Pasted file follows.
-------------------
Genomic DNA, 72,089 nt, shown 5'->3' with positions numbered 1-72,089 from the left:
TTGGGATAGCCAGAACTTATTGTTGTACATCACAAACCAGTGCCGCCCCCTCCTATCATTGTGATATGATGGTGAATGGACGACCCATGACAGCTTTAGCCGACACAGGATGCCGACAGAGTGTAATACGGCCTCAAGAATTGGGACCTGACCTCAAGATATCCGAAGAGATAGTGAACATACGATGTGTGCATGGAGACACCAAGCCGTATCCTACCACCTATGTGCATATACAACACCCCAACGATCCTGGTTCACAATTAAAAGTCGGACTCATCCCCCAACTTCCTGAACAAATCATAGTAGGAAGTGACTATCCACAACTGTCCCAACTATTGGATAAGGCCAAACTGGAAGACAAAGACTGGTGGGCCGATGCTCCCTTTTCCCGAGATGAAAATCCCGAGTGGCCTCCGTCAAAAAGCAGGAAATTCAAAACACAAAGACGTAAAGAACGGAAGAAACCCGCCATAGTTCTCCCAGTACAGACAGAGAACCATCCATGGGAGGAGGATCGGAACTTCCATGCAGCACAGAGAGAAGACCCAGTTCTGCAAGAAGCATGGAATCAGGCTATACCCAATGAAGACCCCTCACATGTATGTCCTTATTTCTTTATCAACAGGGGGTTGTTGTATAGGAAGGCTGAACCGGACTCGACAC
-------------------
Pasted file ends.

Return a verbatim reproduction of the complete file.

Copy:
Genomic DNA, 72,089 nt, shown 5'->3' with positions numbered 1-72,089 from the left:
TTGGGATAGCCAGAACTTATTGTTGTACATCACAAACCAGTGCCGCCCCCTCCTATCATTGTGATATGATGGTGAATGGACGACCCATGACAGCTTTAGCCGACACAGGATGCCGACAGAGTGTAATACGGCCTCAAGAATTGGGACCTGACCTCAAGATATCCGAAGAGATAGTGAACATACGATGTGTGCATGGAGACACCAAGCCGTATCCTACCACCTATGTGCATATACAACACCCCAACGATCCTGGTTCACAATTAAAAGTCGGACTCATCCCCCAACTTCCTGAACAAATCATAGTAGGAAGTGACTATCCACAACTGTCCCAACTATTGGATAAGGCCAAACTGGAAGACAAAGACTGGTGGGCCGATGCTCCCTTTTCCCGAGATGAAAATCCCGAGTGGCCTCCGTCAAAAAGCAGGAAATTCAAAACACAAAGACGTAAAGAACGGAAGAAACCCGCCATAGTTCTCCCAGTACAGACAGAGAACCATCCATGGGAGGAGGATCGGAACTTCCATGCAGCACAGAGAGAAGACCCAGTTCTGCAAGAAGCATGGAATCAGGCTATACCCAATGAAGACCCCTCACATGTATGTCCTTATTTCTTTATCAACAGGGGGTTGTTGTATAGGAAGGCTGAACCGGACTCGACAC